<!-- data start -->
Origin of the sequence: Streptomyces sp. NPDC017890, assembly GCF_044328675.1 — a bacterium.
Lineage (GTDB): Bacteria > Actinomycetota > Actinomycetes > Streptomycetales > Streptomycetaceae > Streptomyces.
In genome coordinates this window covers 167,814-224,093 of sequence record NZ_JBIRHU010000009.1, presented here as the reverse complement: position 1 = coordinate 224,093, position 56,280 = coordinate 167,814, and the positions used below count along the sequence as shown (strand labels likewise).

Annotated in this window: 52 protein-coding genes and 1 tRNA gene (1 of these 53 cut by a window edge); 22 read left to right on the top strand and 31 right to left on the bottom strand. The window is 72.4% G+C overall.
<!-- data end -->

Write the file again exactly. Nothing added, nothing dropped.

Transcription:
Origin of the sequence: Streptomyces sp. NPDC017890, assembly GCF_044328675.1 — a bacterium.
Lineage (GTDB): Bacteria > Actinomycetota > Actinomycetes > Streptomycetales > Streptomycetaceae > Streptomyces.
In genome coordinates this window covers 167,814-224,093 of sequence record NZ_JBIRHU010000009.1, presented here as the reverse complement: position 1 = coordinate 224,093, position 56,280 = coordinate 167,814, and the positions used below count along the sequence as shown (strand labels likewise).

Annotated in this window: 52 protein-coding genes and 1 tRNA gene (1 of these 53 cut by a window edge); 22 read left to right on the top strand and 31 right to left on the bottom strand. The window is 72.4% G+C overall.